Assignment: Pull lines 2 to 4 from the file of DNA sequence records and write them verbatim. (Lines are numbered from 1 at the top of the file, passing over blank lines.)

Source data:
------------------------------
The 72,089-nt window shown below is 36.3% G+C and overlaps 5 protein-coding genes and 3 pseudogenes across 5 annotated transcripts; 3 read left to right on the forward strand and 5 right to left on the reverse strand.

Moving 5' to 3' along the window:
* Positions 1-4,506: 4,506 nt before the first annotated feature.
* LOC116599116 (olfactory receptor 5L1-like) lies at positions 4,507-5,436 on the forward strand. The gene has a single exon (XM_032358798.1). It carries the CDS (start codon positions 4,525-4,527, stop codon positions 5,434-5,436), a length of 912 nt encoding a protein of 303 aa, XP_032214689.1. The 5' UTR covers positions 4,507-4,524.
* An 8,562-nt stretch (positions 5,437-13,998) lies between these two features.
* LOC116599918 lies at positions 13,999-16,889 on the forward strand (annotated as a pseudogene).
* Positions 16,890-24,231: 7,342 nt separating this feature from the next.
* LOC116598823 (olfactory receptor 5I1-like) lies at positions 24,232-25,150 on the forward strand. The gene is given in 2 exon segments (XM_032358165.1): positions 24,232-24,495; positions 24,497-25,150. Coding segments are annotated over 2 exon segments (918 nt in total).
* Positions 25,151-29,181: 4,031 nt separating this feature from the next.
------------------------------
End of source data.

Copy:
Moving 5' to 3' along the window:
* Positions 1-4,506: 4,506 nt before the first annotated feature.
* LOC116599116 (olfactory receptor 5L1-like) lies at positions 4,507-5,436 on the forward strand. The gene has a single exon (XM_032358798.1). It carries the CDS (start codon positions 4,525-4,527, stop codon positions 5,434-5,436), a length of 912 nt encoding a protein of 303 aa, XP_032214689.1. The 5' UTR covers positions 4,507-4,524.